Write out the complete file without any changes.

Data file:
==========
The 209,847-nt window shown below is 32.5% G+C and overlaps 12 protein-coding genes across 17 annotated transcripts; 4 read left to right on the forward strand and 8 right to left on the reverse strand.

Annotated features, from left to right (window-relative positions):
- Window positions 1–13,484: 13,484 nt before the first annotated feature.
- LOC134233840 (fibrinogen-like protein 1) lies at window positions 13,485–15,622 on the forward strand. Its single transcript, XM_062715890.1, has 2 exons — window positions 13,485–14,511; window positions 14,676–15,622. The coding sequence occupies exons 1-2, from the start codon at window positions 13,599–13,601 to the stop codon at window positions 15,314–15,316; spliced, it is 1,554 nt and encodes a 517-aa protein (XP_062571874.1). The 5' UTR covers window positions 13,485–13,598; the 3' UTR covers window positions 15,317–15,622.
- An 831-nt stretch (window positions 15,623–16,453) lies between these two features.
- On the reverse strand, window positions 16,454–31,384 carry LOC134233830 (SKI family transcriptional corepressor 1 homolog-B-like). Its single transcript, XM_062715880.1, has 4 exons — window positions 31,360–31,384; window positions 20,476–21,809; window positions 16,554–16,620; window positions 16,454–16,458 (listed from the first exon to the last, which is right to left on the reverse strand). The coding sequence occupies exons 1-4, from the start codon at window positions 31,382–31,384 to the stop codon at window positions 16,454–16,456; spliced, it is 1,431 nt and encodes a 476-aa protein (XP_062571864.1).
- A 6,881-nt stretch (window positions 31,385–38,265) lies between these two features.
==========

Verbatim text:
The 209,847-nt window shown below is 32.5% G+C and overlaps 12 protein-coding genes across 17 annotated transcripts; 4 read left to right on the forward strand and 8 right to left on the reverse strand.

Annotated features, from left to right (window-relative positions):
- Window positions 1–13,484: 13,484 nt before the first annotated feature.
- LOC134233840 (fibrinogen-like protein 1) lies at window positions 13,485–15,622 on the forward strand. Its single transcript, XM_062715890.1, has 2 exons — window positions 13,485–14,511; window positions 14,676–15,622. The coding sequence occupies exons 1-2, from the start codon at window positions 13,599–13,601 to the stop codon at window positions 15,314–15,316; spliced, it is 1,554 nt and encodes a 517-aa protein (XP_062571874.1). The 5' UTR covers window positions 13,485–13,598; the 3' UTR covers window positions 15,317–15,622.
- An 831-nt stretch (window positions 15,623–16,453) lies between these two features.
- On the reverse strand, window positions 16,454–31,384 carry LOC134233830 (SKI family transcriptional corepressor 1 homolog-B-like). Its single transcript, XM_062715880.1, has 4 exons — window positions 31,360–31,384; window positions 20,476–21,809; window positions 16,554–16,620; window positions 16,454–16,458 (listed from the first exon to the last, which is right to left on the reverse strand). The coding sequence occupies exons 1-4, from the start codon at window positions 31,382–31,384 to the stop codon at window positions 16,454–16,456; spliced, it is 1,431 nt and encodes a 476-aa protein (XP_062571864.1).
- A 6,881-nt stretch (window positions 31,385–38,265) lies between these two features.